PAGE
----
Physical distancing and isolation measures will likely continue to be an integral part of our lives for weeks to come. While people will continue to adapt to the situation, long periods of isolation could have an impact on physical and mental health. In addition, the economic effects of COVID-19 could have significant social and well-being consequences. The impacts of other social changes, such as school and business closures, could also be significant. Some populations, such as First Nations, Métis and Inuit communities, are more vulnerable and could be disproportionally impacted. Statistics Canada will continue to provide up-to-date information on trends and analysis on a range of topics and will work with partners to meet their needs for additional data and analysis.

We thank our dedicated employees who are working remotely under difficult conditions to provide highest-quality, factual information. We also thank Canadians who are providing us with information on how they are doing, and we thank businesses who continue to inform us about their situation.

  Note to readers

In this release, multiple data sources are used to highlight the social and health challenges associated with the COVID-19 situation.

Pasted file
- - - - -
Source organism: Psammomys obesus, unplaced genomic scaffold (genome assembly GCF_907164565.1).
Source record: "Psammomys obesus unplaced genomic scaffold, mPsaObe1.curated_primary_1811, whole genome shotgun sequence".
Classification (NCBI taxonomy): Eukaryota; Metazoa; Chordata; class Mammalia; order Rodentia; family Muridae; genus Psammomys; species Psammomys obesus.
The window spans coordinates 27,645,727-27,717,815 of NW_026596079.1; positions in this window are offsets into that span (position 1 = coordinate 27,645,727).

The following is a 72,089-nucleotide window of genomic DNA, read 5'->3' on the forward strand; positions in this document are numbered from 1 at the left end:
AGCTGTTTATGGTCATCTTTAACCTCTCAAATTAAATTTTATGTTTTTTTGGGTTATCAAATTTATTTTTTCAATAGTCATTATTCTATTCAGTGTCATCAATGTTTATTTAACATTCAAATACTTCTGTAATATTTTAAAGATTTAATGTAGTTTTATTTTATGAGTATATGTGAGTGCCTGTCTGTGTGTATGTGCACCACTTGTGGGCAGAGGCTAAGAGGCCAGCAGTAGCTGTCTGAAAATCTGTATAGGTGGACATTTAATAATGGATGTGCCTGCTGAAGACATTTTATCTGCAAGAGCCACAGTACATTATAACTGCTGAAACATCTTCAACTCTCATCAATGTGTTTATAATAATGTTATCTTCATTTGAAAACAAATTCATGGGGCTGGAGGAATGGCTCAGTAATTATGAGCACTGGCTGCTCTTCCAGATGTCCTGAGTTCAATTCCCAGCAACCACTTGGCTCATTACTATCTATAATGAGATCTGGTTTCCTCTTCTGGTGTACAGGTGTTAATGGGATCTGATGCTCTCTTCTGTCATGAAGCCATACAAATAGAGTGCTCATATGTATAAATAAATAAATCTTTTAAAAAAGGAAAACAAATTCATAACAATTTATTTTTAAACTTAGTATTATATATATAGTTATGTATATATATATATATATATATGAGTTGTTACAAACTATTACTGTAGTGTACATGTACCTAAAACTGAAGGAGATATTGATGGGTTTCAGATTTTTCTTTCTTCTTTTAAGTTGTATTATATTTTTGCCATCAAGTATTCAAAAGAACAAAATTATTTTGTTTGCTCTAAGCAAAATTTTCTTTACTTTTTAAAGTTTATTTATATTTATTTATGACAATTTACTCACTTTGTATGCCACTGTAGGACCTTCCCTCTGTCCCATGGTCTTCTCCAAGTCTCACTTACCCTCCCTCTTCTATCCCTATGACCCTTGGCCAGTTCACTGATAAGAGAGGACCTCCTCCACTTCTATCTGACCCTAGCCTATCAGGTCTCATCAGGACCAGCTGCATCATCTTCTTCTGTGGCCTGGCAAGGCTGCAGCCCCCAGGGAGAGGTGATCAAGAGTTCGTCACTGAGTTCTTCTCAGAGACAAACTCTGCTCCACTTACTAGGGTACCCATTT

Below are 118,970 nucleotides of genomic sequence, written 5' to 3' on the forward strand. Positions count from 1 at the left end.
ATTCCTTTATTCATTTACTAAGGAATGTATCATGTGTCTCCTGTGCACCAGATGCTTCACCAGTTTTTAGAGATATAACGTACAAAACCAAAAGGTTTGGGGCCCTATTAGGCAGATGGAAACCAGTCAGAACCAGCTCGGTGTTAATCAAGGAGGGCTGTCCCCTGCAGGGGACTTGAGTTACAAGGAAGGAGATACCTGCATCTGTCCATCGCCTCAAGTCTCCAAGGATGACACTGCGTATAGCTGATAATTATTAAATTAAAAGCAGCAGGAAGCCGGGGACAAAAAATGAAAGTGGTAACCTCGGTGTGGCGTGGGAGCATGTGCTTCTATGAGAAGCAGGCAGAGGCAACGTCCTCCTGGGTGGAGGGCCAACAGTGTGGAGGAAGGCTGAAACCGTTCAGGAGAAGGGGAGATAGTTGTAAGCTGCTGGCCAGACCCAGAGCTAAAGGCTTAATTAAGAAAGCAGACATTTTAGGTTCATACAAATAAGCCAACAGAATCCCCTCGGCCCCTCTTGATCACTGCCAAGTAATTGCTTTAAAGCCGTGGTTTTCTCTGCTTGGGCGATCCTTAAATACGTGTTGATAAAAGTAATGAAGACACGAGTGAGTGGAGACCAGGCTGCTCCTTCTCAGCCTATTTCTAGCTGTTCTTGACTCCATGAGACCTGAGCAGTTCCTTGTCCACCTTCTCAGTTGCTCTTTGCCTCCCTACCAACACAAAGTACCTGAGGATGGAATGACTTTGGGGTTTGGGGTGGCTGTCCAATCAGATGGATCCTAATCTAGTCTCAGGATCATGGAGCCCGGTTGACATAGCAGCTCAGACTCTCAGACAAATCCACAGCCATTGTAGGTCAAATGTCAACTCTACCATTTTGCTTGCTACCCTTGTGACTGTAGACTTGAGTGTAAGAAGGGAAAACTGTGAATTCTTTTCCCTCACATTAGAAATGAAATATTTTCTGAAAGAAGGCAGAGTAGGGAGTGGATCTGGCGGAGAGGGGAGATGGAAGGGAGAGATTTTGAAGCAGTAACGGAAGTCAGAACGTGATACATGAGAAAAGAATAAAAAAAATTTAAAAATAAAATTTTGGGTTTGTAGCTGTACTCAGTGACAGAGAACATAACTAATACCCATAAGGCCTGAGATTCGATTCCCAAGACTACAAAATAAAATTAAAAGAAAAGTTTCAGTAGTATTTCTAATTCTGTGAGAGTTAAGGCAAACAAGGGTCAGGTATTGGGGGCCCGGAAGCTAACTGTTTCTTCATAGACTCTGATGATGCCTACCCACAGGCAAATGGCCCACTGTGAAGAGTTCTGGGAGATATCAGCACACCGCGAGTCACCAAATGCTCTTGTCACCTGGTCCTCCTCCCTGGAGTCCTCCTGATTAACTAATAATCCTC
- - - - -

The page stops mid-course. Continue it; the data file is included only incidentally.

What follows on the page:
Over the last two weeks, your national statistical agency has responded to this challenge by setting up the infrastructure necessary for its dedicated employees to collect information vital to the economy and society—remotely and safely. Statistics Canada employees are working hard to support critical government operations with data, analytics and methodological expertise.

As part of its continued commitment to provide Canadians with much-needed information during the COVID-19 pandemic, Statistics Canada partnered with the Public Health Agency of Canada to make preliminary information on the number of confirmed cases of the novel coronavirus disease (also known as COVID-19) available to the public. More information about this initiative can be found in the article, "Detailed preliminary data on confirmed cases of COVID-19," published in The Daily on March 30, 2020.

Statistics Canada also recently released a portal on COVID-19 data and analysis, which includes an interactive economic dashboard with key indicators to help monitor the impact of the pandemic on economic activity in Canada. On April 9, Statistics Canada will release data on the labour market situation in Canada as of the third week of March 2020. Statistics Canada has also launched the web panel survey, Canadian Perspectives Survey Series, which asked Canadians how they are coping.

Contact information

For more information, or to enquire about the concepts, methods or data quality of this release, contact us (toll-free 1-800-263-1136; 514-283-8300; or Media Relations (613-951-4636;